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Akshay Bhamidipati, a senior majoring in Molecular and Cellular Biology, announced his campaign to run as a Democratic candidate for Virginia’s House of Delegates (87th District) on Jan. 28. Coming from a background in student government and medical research, Bhamidipati looks to make an impact at the local level with his grassroots campaign.
The Baltimore Beat, the city’s new alternative weekly newspaper, debuted its first issue on Nov. 15. Covering politics, the arts, city life and more, the independent alt-weekly looks to be a reflection of the city, aiming to incorporate multiple community voices.
The Korean pop-up restaurant Haenyo hosted its first dinner service at PekoPeko Ramen on Monday as part of its weekly series in October.
As part of the first annual Frederick Douglass Lecture Series, author Kiese Laymon led a discussion and read a selection from his upcoming project about black youth and growing up in Mississippi on Feb. 23.
Since its founding in 2011, the Hopkins chapter of Camp Kesem has supported children in Maryland whose family members have been affected by cancer by hosting a week-long summer camp.
As part of the first annual Miriam Decosta-Willis Lecture Series, Jessica Ann Levy spoke about U.S. black empowerment in the business sphere of the 1960s and how such history is relevant today on Tuesday, Feb. 7.
As the concluding event in the Department of Anthropology’s Fall 2016 Colloquium, Professor and Chair of the English Department Christopher Nealon gave a talk titled “Antihumanism and Anticapitalism,” on Tuesday, Dec. 6 in Mergenthaler Hall. In his lecture, Nealon explored the academic history of antihumanism and its application in fields ranging from politics to environmentalism.
Following president-elect Donald Trump’s victory, members of the Latino community in the United States are concerned about the potential impact of his presidency.
Spanish-Argentinian author Andrés Neuman discussed and read from his newest book, How to Travel without Seeing: Dispatches from the New Latin America, at the first event at new café-bookstore Bird in Hand. The reading, co-sponsored by the Alexander Grass Humanities Institute (AGHI) and the Program in Latin American Studies, took place on Thursday, Nov. 10.
This year’s new student orientation sought to maintain the spirit of years past while implementing new dynamic changes in a five-day program focused on welcoming and transitioning new students into the University.
The annual Woodrow Wilson Poster Session, featuring the culmination of research that senior Wilson Fellows completed over the past four years, took place Thursday, April 21, in the Glass Pavilion.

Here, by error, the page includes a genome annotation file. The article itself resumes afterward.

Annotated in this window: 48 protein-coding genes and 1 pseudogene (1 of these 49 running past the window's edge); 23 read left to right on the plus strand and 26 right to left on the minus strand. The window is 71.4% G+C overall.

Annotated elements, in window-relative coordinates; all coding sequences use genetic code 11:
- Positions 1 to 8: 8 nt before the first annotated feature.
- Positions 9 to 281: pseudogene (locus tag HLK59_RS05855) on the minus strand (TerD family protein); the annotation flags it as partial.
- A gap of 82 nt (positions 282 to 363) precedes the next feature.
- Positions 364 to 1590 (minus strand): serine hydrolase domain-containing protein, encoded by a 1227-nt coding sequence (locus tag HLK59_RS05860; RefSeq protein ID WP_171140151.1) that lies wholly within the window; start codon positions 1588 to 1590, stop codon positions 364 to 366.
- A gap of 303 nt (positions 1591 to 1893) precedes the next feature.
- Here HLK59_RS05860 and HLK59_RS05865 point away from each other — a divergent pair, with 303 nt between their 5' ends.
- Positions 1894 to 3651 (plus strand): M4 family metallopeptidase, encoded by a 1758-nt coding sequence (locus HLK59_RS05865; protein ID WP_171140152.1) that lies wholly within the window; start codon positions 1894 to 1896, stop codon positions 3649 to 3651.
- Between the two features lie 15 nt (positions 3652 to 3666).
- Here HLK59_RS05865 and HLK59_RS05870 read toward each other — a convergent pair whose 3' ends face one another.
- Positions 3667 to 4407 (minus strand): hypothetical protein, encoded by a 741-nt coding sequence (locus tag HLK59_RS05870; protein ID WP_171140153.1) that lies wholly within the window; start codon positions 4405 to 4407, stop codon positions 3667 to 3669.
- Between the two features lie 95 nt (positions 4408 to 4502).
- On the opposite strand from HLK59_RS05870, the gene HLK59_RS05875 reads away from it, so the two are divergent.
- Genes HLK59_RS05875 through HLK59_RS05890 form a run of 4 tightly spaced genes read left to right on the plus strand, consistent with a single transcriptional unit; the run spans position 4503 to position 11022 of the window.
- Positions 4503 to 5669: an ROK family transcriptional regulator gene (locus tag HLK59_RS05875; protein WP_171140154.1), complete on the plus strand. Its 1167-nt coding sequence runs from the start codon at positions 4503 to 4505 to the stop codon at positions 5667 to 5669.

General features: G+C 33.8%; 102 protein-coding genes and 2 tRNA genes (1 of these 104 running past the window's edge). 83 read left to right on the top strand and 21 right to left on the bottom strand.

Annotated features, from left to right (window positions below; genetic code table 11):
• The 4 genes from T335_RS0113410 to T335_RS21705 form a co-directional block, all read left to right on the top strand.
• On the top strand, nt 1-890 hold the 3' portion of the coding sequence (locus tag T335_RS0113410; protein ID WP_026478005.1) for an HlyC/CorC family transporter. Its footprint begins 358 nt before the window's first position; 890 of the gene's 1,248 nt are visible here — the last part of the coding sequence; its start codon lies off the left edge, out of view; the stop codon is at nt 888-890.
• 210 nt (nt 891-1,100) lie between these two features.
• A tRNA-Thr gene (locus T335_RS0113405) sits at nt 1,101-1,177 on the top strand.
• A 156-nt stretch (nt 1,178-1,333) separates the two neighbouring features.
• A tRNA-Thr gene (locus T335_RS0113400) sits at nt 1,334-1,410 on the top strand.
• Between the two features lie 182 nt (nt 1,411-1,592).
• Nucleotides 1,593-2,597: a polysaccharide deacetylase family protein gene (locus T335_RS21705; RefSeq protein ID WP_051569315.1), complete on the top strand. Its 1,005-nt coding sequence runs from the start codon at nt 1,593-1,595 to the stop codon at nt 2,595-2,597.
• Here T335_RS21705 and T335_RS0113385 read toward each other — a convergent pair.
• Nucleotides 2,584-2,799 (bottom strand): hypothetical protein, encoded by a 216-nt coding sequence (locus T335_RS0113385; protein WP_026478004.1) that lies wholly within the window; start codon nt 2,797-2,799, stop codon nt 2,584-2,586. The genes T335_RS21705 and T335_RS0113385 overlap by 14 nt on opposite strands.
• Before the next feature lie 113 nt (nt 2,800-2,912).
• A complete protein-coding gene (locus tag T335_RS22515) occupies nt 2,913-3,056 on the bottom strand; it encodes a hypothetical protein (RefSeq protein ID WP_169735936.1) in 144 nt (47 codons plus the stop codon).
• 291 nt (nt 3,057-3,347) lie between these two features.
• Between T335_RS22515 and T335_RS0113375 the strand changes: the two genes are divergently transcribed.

The Earth Week Celebration Fair showcased student and Baltimore environmental advocacy groups Wednesday on the Keyser Quad. The Office of Sustainability organized the fair as part of its Earth Week program, a series of environmentally-focused events which will culminate this Friday on Earth Day.
This year’s Foreign Affairs Symposium (FAS) concluded with a talk hosted by the founders of World Bicycle Relief (WBR), an international non-profit that provides bicycles to citizens in rural areas of developing countries.
During the seventh annual President’s Day of Service (PDOS), nearly 700 students, faculty and alumni volunteers participated in 30 different community service projects across Baltimore on Saturday.
The New Voices Act (Senate Bill 764) passed the Maryland Senate with amendments in a 36-10 vote on March 18 and has been moved to the House Ways and Means Committee. This new bill proposes extending rights of freedom of the press to high school and college student media.
On Friday, 2,539 out of 25,188 applicants were admitted to the Hopkins Class of 2020.
Launching its week of programmed events for students, the Residential Advisory Board (RAB) hosted a Leap Year Gala on Monday night in the Glass Pavilion in honor of the extra day that comes every four years.
The 19th annual Johns Hopkins University Model United Nations Conference (JHUMUNC) took place from Thursday to Sunday in the Hilton Baltimore and welcomed approximately 1,600 high school students.
Hosted by Johns Hopkins Technology Venture’s FastForward, representatives from the startup accelerator Y-Combinator (YC) held an event in Hodson Hall on Friday. Visiting Hopkins as part of their Winter College Tour. Partner and head of admissions at YC Dalton Caldwell and hardware specialist Luke Iseman gave a presentation about the Silicon Valley-based company followed by a Q&A session with the audience.
Details on detours and closings during Phase One can be found here.